Our review of different theoretical perspectives shows that theorists have conflicting views about the applicability and development potentials of decentralisation in the Third World. In the normative approach, decentralisation is regarded as a necessary condition for better governmental services and for an accelerated development at the grassroots level. While this approach looks at the value of decentralisation solely from a normative point of view and overlooks contextual issues and the role of political factors in decentralisation, the political economy view highlights the apparent failure of the normative model to grasp the dialectics of decentralisation in the Third World. Those contributing to the second school tend to show that decentralisation serves as a vantage point for the power elites to use and abuse it for their own narrow interests. Although the value of this school is generally accepted, in some cases such analysis may be too extreme in that it does not recognize any positive outcomes of decentralisation. Thus, neither school of thought - the optimists or the pessimists - has demonstrated complete superiority. The normative theorists have to recognize the gulf between the rhetoric and the reality of decentralisation and ask themselves the question: can decentralisation achieve the stated goals on its own? If not, what modifications are to be made in order to ensure that decentralisation is beneficial for democracy and development? Equally important is the fact that the political economy theorists must go beyond their criticisms and suggest an alternative model that can enhance popular participation and development at the grassroots level.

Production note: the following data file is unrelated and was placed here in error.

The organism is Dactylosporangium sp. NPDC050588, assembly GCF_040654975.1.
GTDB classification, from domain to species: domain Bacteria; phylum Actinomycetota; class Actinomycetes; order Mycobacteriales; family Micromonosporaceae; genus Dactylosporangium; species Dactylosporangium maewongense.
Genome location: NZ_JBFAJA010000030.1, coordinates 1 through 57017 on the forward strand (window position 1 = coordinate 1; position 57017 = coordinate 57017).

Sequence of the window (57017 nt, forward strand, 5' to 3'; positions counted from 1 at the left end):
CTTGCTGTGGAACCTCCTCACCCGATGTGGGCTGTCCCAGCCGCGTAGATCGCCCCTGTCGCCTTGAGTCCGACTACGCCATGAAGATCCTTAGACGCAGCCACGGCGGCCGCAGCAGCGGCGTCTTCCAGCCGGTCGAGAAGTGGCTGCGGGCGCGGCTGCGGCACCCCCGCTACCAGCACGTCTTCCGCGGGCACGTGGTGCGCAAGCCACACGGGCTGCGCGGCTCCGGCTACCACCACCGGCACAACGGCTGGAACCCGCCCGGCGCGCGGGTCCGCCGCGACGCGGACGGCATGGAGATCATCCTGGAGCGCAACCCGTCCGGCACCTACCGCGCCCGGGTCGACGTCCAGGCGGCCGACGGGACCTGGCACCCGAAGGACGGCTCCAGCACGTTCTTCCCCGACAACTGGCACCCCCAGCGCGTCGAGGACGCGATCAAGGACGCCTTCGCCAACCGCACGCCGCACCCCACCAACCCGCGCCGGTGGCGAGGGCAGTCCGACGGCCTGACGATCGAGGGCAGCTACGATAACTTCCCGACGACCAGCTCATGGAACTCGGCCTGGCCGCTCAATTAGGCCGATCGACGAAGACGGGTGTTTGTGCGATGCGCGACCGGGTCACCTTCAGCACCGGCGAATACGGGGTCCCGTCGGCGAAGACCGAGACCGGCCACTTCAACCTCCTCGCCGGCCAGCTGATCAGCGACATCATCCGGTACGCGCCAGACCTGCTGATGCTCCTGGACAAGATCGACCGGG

|Number of pages||14|
|Publication status||Published - 1 Dec 1997|